mapgermanymosel2Map courtesy of  

Here you’ll find such famous vineyard names as Doctor, Sonnenuhr, Himmelreich and Würzgarten. But don’t be fooled – a vineyard designation doesn’t necessarily mean that all grapes from that vineyard have the exact same characteristics or quality, as micro-climate is extremely important in German viticulture.

While other varieties such as Müller-Thurgau and Grauburgunder are grown in the region, it’s Riesling that’s king of the mountain.

In the next installment, we’ll talk about the characteristics of Riesling. Since Riesling is the predominate grape in all of the major regions in Germany, we’ll discuss it globally, i.e. we’ll address the main characteristics and then discuss the differening characteristics of Riesling in the varied regions, so we don’t have to repeat ourselves as we survey the various regions.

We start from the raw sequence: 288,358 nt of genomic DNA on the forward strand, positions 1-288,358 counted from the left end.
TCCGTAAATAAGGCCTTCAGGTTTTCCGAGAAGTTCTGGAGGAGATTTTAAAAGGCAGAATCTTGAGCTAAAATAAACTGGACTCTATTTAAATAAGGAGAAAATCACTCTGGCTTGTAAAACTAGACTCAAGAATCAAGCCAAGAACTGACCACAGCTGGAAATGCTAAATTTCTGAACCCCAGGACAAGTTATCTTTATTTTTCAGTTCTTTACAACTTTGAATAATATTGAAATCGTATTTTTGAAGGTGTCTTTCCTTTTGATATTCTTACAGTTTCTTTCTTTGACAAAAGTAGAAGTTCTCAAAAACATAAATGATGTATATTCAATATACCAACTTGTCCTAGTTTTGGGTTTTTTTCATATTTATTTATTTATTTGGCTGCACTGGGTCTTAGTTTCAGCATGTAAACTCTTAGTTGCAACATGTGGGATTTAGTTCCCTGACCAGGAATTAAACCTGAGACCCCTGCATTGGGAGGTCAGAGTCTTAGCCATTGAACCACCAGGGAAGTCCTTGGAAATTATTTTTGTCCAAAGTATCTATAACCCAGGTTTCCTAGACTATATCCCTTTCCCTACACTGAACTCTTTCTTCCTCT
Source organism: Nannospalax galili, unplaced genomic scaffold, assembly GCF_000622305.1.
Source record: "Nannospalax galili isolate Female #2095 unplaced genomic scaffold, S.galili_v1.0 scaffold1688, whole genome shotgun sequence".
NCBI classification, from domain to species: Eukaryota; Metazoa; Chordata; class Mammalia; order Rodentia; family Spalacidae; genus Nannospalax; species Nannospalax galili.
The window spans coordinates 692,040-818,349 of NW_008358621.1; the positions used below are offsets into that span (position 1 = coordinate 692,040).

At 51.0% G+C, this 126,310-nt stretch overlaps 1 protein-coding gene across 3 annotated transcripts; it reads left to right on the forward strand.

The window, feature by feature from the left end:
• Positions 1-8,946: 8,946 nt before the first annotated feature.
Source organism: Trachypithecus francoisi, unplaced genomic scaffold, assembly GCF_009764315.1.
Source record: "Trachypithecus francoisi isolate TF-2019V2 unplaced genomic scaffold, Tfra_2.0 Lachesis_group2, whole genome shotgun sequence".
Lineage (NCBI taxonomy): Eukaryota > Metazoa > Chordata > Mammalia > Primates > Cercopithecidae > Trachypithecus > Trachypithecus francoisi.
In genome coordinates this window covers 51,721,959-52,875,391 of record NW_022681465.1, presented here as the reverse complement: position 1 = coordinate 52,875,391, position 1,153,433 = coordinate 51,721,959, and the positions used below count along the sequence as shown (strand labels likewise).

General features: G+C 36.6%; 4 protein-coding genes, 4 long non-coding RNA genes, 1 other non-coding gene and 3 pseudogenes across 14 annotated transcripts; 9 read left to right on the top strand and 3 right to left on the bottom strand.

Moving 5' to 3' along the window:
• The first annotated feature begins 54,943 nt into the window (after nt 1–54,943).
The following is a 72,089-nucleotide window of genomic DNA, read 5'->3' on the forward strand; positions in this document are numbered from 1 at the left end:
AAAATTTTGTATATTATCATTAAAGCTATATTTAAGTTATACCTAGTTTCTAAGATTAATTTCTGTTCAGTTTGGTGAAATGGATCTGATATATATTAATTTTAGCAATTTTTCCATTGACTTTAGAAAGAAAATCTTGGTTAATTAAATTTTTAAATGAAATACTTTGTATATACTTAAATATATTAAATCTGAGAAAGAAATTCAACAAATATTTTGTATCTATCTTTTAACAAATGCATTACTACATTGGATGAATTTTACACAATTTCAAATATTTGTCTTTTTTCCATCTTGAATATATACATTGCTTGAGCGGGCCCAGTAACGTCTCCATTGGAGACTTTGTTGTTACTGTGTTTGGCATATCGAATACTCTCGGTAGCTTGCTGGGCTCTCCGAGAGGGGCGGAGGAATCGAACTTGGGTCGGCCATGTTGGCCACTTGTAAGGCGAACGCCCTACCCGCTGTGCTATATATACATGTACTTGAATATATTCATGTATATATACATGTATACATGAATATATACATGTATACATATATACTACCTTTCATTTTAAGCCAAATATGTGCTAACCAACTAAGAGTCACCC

Interesting takes on the verbal tip from Waiternotes

From our friend at, a pair of missives on verbal tips and how they are possibly becoming a new way to avoid the responsibility of a proper tip during economic hard times. It’s not a new phenomenon as servers have become wearily used to guests using phrases like “Thank you for your great/excellent/perfect service” as a substitute for part or most of the tip. I’m sorry, but if you enthuse to your waiter that you just got great service, a 15% tip isn’t appropriate – that’s the appropriate tip for just average, do just what is necessary to get your food – hell, at least bump it up to 17% if you want to do the bare minimum to back up your words. It’s an outrage for this phrase to accompany anything less than 15%, especially if it’s on the pre-tax total. His point is that he’s seeing it used by people that you wouldn’t expect it to be coming from and he posits that it’s becoming a coded apology that times are tight and “I’m can’t tip as much as I used to” as much as it was always a way to assuage guilt by guests who knew that they weren’t going to be tipping very well. He presents his theory pretty well between the two posts.